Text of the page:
The community is invited to share ideas about sharing access to the treasures of the Kalamazoo River Greenway Wednesday, Aug. 15, at Saugatuck Brewing Co., 2948 Blue Star Hwy., Douglas, from 6 to 7:30 p.m.
The Outdoor Discovery Center Network will host it as part of a series of community meetings to help it develop a 5-year master plan for a greenway corridor of the lower river running through Allegan County.
The hoped-for result will provide a roadmap for protecting and enhancing natural lands, streams and open spaces within the watershed for public enjoyment while preserving plant and wildlife habitat.
Where appropriate, the greenway would create parks and open spaces for recreation, conservation, water quality improvement and preservation.
“Because of the river’s unique assets to each area, the input will be different for each community,” said Tracey Nally, ODCN development and communications manager.
The Network has been the lead nonprofit partner in the Macatawa Greenway along the Macatawa River from East Zeeland to Holland since 1994. Since then, there have been 19 miles of preserved river corridor, more than $15 million in public and private investment, 1,387 protected areas and 20 miles of pedestrian trails there.
“Because of that work, we were approached by a group from the state department led by state Rep. Mary Whiteford (R-Casco),” said Network CEO Travis Williams.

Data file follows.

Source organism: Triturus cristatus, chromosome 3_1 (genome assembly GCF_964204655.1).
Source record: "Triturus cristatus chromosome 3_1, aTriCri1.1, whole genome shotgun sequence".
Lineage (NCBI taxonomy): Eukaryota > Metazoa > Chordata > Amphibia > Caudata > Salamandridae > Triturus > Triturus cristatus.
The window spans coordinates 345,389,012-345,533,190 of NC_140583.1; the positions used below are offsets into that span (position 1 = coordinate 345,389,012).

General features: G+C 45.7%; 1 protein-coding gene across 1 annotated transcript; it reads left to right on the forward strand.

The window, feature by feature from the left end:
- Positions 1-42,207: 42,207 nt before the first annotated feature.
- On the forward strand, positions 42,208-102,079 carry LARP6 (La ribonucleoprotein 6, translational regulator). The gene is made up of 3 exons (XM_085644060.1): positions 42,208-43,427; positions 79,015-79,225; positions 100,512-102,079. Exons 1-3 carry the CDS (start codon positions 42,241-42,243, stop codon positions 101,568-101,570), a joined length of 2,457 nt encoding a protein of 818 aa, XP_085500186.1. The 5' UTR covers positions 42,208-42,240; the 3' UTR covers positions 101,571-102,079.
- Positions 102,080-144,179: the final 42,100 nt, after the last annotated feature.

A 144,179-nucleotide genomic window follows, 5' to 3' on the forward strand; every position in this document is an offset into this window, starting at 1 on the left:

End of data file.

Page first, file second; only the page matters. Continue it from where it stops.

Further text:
“It included DNR and DEQ staff who asked us to consider developing a greenway project on the Kalamazoo River,” he continued.
“We’re not here to solve the whole pollution problem in the Kalamazoo River — that is well beyond the scope of our organization. What we’re aiming to do is align all our interests to put together a plan that will help find funding, prioritize projects and implement them.”
Working alongside architects and engineers to synthesize the plan, the Network has held meetings over the past seven months with local governments, conservation districts, chambers of commerce, community foundations, development authorities, businesses and more.
The ODC Network has also become a repository for data collection of contamination hotspots including brownfield sites, ecological areas of concern, erosion and sedimentation issues and potential disposal areas for contaminated sediment.
Now in the community engagement portion of the project, the master plan is to be completed by December.